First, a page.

|photo by Ad Meskens|
He's not always reliable. Sometimes (as in waking life) he may not speak much English, and may spend much of the ride talking on his radio in a language unknown to me.
I met an interesting taxi driver just now. In my dream, I was trying to get back to my hotel from the airport because I remembered I had left clothes in the closet (blazer, trench coat) and had time to pick them up before my flight left. On the street, in a cold, northern American city, I realized I had no idea how to get to the hotel. I flagged a yellow cab and asked the driver for directions to the Brickman Hotel.
The driver was very friendly, but instead of responding directly, he started telling me a series of fantastic tales. He was a terrific storyteller, but I became increasingly frustrated that he wasn't giving me the simple directions I wanted. I missed a signal that we weren't in any regular situation: the cab driver was now riding with me, in my rental car (though I had returned this in an earlier scene). I became so annoyed with the talkative taxi driver that I left him at the side of the road on a quiet stretch of highway, missing the end of his last story, even though I noticed that it was well-turned, even of literary quality.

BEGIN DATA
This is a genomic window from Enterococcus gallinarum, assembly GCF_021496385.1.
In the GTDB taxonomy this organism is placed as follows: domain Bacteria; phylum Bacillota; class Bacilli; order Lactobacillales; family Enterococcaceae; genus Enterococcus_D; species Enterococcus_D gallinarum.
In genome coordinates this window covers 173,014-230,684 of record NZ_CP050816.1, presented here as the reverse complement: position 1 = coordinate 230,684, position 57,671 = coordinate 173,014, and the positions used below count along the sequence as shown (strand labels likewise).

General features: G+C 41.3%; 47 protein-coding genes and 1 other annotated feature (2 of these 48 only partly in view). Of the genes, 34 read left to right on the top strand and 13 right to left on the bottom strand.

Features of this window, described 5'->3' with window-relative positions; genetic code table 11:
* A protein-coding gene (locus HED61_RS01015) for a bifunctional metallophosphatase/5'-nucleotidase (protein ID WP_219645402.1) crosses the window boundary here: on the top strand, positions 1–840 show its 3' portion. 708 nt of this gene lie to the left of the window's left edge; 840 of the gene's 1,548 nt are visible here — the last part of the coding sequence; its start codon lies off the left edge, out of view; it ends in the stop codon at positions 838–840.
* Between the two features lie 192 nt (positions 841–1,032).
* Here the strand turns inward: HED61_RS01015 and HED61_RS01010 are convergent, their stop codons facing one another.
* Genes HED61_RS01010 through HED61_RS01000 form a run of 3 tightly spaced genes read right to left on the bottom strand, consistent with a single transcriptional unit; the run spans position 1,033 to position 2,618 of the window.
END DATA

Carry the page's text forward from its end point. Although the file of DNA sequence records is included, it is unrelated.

Waking, I notice not only that I missed one of those clues that can trigger lucidity (the switch when the taxi driver became the passenger) but that the part of me at the wheel may have missed something much more interesting. In his determination to follow a set itinerary, he missed the stories.
I wonder whether I can talk to that storytelling taxi driver again, maybe by setting my intention to return to the dream city (whose name may be Koenig) and picking him up from the side of the road where I left him, and making it up to him for my impatience. Or maybe, better, still, I'll just sit down and write more stories, and let the part of me that is the King City storyteller join in.
An older story, involving a more sinister kind of taxi driver, stirs from memory. In a dream from two decades ago, I found myself in the back of a yellow cab, being driven at crazy speed through broken streets. When I leaned forward to tell the driver to slow down, I noticed that he was a dead man yoked to the wheel by a rope. When the cab jolted to a stop, a recorded voice announced, New York style, "This is not a dream. You are in the Underworld." Hard to miss that kind of clue that you're not in ordinary reality any more. Now fully lucid, I entered a series of wild adventures in certain regions of the Underworld, but that is a story I'll tell somewhere else.